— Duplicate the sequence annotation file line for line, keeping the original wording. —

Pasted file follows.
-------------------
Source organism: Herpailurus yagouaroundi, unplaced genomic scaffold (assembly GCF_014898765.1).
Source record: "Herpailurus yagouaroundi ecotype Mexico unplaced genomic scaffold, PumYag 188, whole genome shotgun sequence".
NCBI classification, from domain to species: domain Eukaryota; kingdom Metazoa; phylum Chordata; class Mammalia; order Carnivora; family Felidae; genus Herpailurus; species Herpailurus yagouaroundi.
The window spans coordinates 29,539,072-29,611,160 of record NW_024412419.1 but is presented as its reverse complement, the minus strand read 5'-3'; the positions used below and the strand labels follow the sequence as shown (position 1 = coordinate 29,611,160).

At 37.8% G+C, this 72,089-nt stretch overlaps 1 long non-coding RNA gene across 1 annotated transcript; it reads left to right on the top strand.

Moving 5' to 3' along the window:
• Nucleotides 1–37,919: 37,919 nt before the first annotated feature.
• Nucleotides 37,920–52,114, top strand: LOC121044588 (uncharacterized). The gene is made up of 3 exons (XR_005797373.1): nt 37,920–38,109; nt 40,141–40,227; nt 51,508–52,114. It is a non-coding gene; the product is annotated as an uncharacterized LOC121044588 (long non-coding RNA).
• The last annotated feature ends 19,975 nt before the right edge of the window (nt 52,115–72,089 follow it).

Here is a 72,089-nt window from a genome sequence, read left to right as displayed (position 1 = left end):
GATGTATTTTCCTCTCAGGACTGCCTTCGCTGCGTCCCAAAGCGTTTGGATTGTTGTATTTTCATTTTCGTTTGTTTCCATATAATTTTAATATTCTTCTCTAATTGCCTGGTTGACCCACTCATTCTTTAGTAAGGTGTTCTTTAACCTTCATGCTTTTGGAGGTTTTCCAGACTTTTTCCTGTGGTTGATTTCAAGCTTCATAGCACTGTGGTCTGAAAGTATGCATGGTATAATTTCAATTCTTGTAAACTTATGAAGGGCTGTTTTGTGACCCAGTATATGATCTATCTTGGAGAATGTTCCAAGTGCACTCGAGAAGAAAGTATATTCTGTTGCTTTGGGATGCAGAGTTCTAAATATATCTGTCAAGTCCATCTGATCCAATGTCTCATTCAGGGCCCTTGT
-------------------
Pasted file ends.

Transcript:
Source organism: Herpailurus yagouaroundi, unplaced genomic scaffold (assembly GCF_014898765.1).
Source record: "Herpailurus yagouaroundi ecotype Mexico unplaced genomic scaffold, PumYag 188, whole genome shotgun sequence".
NCBI classification, from domain to species: domain Eukaryota; kingdom Metazoa; phylum Chordata; class Mammalia; order Carnivora; family Felidae; genus Herpailurus; species Herpailurus yagouaroundi.
The window spans coordinates 29,539,072-29,611,160 of record NW_024412419.1 but is presented as its reverse complement, the minus strand read 5'-3'; the positions used below and the strand labels follow the sequence as shown (position 1 = coordinate 29,611,160).

At 37.8% G+C, this 72,089-nt stretch overlaps 1 long non-coding RNA gene across 1 annotated transcript; it reads left to right on the top strand.

Moving 5' to 3' along the window:
• Nucleotides 1–37,919: 37,919 nt before the first annotated feature.
• Nucleotides 37,920–52,114, top strand: LOC121044588 (uncharacterized). The gene is made up of 3 exons (XR_005797373.1): nt 37,920–38,109; nt 40,141–40,227; nt 51,508–52,114. It is a non-coding gene; the product is annotated as an uncharacterized LOC121044588 (long non-coding RNA).
• The last annotated feature ends 19,975 nt before the right edge of the window (nt 52,115–72,089 follow it).

Here is a 72,089-nt window from a genome sequence, read left to right as displayed (position 1 = left end):
GATGTATTTTCCTCTCAGGACTGCCTTCGCTGCGTCCCAAAGCGTTTGGATTGTTGTATTTTCATTTTCGTTTGTTTCCATATAATTTTAATATTCTTCTCTAATTGCCTGGTTGACCCACTCATTCTTTAGTAAGGTGTTCTTTAACCTTCATGCTTTTGGAGGTTTTCCAGACTTTTTCCTGTGGTTGATTTCAAGCTTCATAGCACTGTGGTCTGAAAGTATGCATGGTATAATTTCAATTCTTGTAAACTTATGAAGGGCTGTTTTGTGACCCAGTATATGATCTATCTTGGAGAATGTTCCAAGTGCACTCGAGAAGAAAGTATATTCTGTTGCTTTGGGATGCAGAGTTCTAAATATATCTGTCAAGTCCATCTGATCCAATGTCTCATTCAGGGCCCTTGT